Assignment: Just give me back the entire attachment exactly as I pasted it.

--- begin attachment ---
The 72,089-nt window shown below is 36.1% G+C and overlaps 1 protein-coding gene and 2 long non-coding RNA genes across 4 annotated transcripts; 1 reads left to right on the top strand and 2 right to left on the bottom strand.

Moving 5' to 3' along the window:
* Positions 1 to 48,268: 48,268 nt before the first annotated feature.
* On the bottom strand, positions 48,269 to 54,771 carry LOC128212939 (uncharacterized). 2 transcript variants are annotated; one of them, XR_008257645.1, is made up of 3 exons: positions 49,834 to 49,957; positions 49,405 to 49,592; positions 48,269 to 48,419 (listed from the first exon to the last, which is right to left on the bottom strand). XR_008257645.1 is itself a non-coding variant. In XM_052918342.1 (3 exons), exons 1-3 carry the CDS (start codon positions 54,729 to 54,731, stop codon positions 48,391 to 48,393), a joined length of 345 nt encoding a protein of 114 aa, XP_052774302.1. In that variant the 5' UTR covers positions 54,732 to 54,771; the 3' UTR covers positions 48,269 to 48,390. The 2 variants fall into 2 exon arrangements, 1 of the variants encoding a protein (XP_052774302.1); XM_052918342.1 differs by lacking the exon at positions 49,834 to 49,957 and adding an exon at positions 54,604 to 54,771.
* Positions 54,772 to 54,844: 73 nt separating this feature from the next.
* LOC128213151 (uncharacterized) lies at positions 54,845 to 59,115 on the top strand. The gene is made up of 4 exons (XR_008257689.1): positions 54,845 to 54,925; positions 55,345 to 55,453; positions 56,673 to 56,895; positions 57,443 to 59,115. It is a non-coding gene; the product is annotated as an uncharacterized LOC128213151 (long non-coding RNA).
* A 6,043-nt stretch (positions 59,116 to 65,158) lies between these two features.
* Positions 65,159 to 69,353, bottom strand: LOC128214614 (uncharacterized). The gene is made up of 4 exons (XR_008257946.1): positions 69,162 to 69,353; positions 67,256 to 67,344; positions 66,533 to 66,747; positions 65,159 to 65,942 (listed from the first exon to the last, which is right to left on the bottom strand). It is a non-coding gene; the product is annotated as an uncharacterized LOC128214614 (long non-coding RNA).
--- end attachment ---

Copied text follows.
The 72,089-nt window shown below is 36.1% G+C and overlaps 1 protein-coding gene and 2 long non-coding RNA genes across 4 annotated transcripts; 1 reads left to right on the top strand and 2 right to left on the bottom strand.

Moving 5' to 3' along the window:
* Positions 1 to 48,268: 48,268 nt before the first annotated feature.
* On the bottom strand, positions 48,269 to 54,771 carry LOC128212939 (uncharacterized). 2 transcript variants are annotated; one of them, XR_008257645.1, is made up of 3 exons: positions 49,834 to 49,957; positions 49,405 to 49,592; positions 48,269 to 48,419 (listed from the first exon to the last, which is right to left on the bottom strand). XR_008257645.1 is itself a non-coding variant. In XM_052918342.1 (3 exons), exons 1-3 carry the CDS (start codon positions 54,729 to 54,731, stop codon positions 48,391 to 48,393), a joined length of 345 nt encoding a protein of 114 aa, XP_052774302.1. In that variant the 5' UTR covers positions 54,732 to 54,771; the 3' UTR covers positions 48,269 to 48,390. The 2 variants fall into 2 exon arrangements, 1 of the variants encoding a protein (XP_052774302.1); XM_052918342.1 differs by lacking the exon at positions 49,834 to 49,957 and adding an exon at positions 54,604 to 54,771.
* Positions 54,772 to 54,844: 73 nt separating this feature from the next.
* LOC128213151 (uncharacterized) lies at positions 54,845 to 59,115 on the top strand. The gene is made up of 4 exons (XR_008257689.1): positions 54,845 to 54,925; positions 55,345 to 55,453; positions 56,673 to 56,895; positions 57,443 to 59,115. It is a non-coding gene; the product is annotated as an uncharacterized LOC128213151 (long non-coding RNA).
* A 6,043-nt stretch (positions 59,116 to 65,158) lies between these two features.
* Positions 65,159 to 69,353, bottom strand: LOC128214614 (uncharacterized). The gene is made up of 4 exons (XR_008257946.1): positions 69,162 to 69,353; positions 67,256 to 67,344; positions 66,533 to 66,747; positions 65,159 to 65,942 (listed from the first exon to the last, which is right to left on the bottom strand). It is a non-coding gene; the product is annotated as an uncharacterized LOC128214614 (long non-coding RNA).